Advertising copywriter and would-be poet Hart Crane, 22, writes to a friend:

I feel like shouting EUREKA!

You will pardon my strength of opinion on the thing, but [Ulysses] appears to me easily the epic of the age. It is as great a thing as Goethe’s Faust to which it has a distinct resemblance in many ways. The sharp beauty and sensitivity of the thing! The matchless details!…

It is my opinion that some fanatic will kill Joyce sometime soon for the wonderful things said in Ulysses…”

*****

In London, one of Joyce’s many benefactors, Harriet Shaw Weaver, 45, has decided that she will use her Egoist Press to publish Ulysses in the UK. Her lawyer warns her that producing a “private edition” will show the judges that she is restricting who can read it but won’t have any other legal advantage. Her printer, Pelican Press, looks over the first ten chapters and agrees to produce the book. But then someone there reads the rest of the novel and changes their decision.

Harriet Shaw Weaver

Harriet figures she can have it printed, bound and packaged in Paris, where no one cares if it’s “obscene,” and then shipped over to England. She intends to correct all the typographical errors that are strewn throughout the first, hasty, printing, and sell direct to the public instead of through bookstores, to reduce the chances of confiscation.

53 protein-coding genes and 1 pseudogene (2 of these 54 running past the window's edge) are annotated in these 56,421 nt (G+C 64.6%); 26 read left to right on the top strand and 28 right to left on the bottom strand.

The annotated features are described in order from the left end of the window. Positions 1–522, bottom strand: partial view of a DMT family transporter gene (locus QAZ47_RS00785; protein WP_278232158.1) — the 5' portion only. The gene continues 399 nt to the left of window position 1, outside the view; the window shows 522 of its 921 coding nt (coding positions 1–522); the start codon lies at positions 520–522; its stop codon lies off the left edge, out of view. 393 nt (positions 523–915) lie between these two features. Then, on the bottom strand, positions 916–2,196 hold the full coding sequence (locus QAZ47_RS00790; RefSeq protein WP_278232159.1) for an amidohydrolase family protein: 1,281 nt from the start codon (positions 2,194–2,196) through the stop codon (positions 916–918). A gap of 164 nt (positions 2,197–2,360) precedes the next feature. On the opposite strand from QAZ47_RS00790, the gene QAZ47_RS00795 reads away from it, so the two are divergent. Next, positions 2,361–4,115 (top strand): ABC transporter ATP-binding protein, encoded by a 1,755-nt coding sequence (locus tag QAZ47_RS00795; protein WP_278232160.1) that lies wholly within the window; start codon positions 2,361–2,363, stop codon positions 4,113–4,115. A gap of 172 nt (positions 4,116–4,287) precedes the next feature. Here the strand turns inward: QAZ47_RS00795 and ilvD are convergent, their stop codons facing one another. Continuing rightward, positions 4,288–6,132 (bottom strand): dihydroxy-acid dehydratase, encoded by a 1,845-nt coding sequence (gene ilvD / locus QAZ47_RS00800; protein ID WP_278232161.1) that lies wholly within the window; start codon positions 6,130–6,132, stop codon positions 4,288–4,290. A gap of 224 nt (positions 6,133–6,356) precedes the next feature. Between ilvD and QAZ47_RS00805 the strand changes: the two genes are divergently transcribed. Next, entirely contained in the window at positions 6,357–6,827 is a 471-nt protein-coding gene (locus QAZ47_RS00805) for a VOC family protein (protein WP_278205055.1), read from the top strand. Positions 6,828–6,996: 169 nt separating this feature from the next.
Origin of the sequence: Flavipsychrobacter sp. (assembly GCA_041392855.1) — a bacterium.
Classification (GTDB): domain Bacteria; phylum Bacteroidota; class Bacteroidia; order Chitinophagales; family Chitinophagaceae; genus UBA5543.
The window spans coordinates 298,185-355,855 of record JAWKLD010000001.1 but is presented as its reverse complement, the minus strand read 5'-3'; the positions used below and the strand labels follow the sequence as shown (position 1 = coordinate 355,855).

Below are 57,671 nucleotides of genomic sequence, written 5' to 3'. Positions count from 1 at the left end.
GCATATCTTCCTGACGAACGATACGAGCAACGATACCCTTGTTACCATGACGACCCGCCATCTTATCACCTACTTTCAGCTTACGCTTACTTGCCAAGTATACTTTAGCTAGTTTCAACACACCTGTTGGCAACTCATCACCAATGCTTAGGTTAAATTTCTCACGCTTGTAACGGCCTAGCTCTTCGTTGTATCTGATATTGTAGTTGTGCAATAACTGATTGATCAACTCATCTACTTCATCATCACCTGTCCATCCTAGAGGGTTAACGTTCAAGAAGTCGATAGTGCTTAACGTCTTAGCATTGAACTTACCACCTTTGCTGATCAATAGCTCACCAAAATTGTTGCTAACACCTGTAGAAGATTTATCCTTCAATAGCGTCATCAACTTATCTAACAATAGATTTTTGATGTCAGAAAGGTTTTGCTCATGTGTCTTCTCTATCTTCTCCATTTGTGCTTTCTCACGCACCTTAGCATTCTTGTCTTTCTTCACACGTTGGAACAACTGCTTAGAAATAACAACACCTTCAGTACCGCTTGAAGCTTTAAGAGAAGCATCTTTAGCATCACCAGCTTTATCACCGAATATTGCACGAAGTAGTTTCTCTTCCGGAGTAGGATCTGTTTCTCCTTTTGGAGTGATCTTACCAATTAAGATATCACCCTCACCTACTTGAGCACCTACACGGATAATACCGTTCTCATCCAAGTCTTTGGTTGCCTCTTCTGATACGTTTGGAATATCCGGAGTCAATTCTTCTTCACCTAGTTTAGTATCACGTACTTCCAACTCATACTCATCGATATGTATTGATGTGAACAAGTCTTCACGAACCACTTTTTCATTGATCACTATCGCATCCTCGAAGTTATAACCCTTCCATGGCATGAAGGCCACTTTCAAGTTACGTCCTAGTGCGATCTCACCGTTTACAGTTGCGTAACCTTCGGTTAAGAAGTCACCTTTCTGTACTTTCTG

And she’ll give Joyce 90% of the profit after expenses.

“Such Friends”:  100 Years Ago… is the basis for the series, “Such Friends”:  The Literary 1920s. Volumes I and II covering 1920 and 1921 are available as signed copies at Riverstone Books in Squirrel Hill, Pittsburgh, PA, and also in print and e-book formats on Amazon.com and Amazon.co.uk. For more information, email me at kaydee@gypsyteacher.com.

In the fall I will be talking about the centenary of the publication of T. S. Eliot’s The Waste Land at the Osher Lifelong Learning Institutes at Carnegie-Mellon University and the University of Pittsburgh.

If you want to walk with me through Bloomsbury, you can download my audio walking tour, “Such Friends”:  Virginia Woolf and the Bloomsbury Group.

Manager as Muse, about Scribner’s editor Maxwell Perkins’ relationships with F. Scott Fitzgerald, Ernest Hemingway and Thomas Wolfe, is also available on Amazon.com and Amazon.co.uk in both print and e-book versions.

“Such Friends”:  100 Years Ago, June 28, 1922, Four Courts, Dublin and Thoor Ballylee, Co. Galway, Ireland; Munich and Berlin, Germany

In the general election almost two weeks ago, candidates supporting the Treaty recently negotiated with Britain won more seats in the Dail than those against. The sore losers, led by Eamon de Valera, 39, seized the Four Courts in Dublin.

Under pressure from the impatient British government, Michael Collins, 31, leader of the pro-Treaty side and now Commander-in-Chief of the National Army, drove them out today. The Battle for Dublin and the larger Irish Civil War has begun.